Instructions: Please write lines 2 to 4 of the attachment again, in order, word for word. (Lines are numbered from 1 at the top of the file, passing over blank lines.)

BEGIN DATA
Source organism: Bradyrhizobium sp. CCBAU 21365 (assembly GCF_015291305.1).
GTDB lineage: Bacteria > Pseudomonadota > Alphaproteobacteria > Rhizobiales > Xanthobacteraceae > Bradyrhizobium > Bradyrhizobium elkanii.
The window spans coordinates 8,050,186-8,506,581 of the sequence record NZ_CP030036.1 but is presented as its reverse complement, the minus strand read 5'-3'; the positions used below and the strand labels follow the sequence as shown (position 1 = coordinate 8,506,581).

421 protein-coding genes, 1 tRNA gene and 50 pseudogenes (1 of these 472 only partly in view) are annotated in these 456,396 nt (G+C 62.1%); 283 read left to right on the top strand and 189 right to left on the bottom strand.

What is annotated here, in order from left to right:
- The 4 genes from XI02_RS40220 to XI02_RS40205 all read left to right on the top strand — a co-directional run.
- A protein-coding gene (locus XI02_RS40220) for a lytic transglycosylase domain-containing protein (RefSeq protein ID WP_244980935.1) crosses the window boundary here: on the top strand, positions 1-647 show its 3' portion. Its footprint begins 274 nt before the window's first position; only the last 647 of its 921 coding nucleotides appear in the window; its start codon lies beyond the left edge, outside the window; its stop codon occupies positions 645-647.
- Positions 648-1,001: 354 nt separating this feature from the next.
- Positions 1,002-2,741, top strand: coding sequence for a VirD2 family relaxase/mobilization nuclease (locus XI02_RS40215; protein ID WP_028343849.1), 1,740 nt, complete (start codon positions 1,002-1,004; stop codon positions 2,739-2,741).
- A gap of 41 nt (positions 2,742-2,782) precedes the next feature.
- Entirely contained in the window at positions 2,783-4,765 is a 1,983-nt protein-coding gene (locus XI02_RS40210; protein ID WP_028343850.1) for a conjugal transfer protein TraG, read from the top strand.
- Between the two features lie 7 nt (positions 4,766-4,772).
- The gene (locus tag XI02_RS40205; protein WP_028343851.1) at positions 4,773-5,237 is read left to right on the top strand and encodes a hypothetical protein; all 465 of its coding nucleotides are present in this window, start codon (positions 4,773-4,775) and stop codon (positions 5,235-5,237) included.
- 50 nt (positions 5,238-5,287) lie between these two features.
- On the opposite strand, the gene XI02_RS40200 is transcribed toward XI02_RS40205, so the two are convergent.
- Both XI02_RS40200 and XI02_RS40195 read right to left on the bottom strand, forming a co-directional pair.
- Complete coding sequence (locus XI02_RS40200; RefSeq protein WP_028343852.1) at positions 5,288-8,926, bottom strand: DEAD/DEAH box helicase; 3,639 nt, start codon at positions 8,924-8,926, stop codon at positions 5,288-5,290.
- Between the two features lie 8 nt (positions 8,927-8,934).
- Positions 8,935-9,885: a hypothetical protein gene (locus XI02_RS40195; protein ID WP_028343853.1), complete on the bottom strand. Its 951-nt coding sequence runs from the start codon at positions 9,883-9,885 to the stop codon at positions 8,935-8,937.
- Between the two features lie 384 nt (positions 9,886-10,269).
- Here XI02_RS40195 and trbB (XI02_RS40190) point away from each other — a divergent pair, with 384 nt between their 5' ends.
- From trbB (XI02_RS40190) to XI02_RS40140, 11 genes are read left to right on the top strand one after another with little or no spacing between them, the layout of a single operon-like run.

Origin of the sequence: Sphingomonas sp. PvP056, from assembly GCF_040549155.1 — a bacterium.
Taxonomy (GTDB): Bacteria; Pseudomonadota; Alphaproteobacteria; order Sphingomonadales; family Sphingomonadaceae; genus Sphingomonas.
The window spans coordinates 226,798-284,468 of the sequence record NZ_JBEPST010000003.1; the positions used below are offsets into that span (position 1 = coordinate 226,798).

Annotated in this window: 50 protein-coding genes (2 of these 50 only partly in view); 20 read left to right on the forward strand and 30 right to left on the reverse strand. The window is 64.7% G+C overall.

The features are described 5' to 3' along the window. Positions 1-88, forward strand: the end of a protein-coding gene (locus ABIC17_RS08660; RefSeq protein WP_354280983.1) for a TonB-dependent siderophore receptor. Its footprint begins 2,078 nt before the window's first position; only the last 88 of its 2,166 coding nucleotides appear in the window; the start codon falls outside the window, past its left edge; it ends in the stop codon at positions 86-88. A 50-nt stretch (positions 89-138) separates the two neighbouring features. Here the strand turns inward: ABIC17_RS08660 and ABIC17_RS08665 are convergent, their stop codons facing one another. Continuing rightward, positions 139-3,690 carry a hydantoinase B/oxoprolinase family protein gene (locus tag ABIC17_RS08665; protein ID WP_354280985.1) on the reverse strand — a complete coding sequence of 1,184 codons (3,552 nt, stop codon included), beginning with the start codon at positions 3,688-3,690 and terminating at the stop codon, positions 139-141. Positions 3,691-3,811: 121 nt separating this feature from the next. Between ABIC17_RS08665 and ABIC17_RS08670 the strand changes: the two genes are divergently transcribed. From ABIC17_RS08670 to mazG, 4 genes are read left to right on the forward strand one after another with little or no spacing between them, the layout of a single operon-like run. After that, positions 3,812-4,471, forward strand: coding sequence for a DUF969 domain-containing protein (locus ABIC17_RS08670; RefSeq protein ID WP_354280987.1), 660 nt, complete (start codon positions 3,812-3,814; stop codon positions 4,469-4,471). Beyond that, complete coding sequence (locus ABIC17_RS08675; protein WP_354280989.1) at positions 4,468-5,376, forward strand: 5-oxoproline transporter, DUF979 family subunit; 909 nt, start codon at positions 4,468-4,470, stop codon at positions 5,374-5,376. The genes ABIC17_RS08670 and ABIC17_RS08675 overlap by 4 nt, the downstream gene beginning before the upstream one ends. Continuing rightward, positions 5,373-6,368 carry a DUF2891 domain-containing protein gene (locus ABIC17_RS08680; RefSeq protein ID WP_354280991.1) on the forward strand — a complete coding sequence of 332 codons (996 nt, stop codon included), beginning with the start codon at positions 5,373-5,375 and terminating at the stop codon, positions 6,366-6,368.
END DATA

GTDB lineage: Bacteria > Pseudomonadota > Alphaproteobacteria > Rhizobiales > Xanthobacteraceae > Bradyrhizobium > Bradyrhizobium elkanii.
The window spans coordinates 8,050,186-8,506,581 of the sequence record NZ_CP030036.1 but is presented as its reverse complement, the minus strand read 5'-3'; the positions used below and the strand labels follow the sequence as shown (position 1 = coordinate 8,506,581).

421 protein-coding genes, 1 tRNA gene and 50 pseudogenes (1 of these 472 only partly in view) are annotated in these 456,396 nt (G+C 62.1%); 283 read left to right on the top strand and 189 right to left on the bottom strand.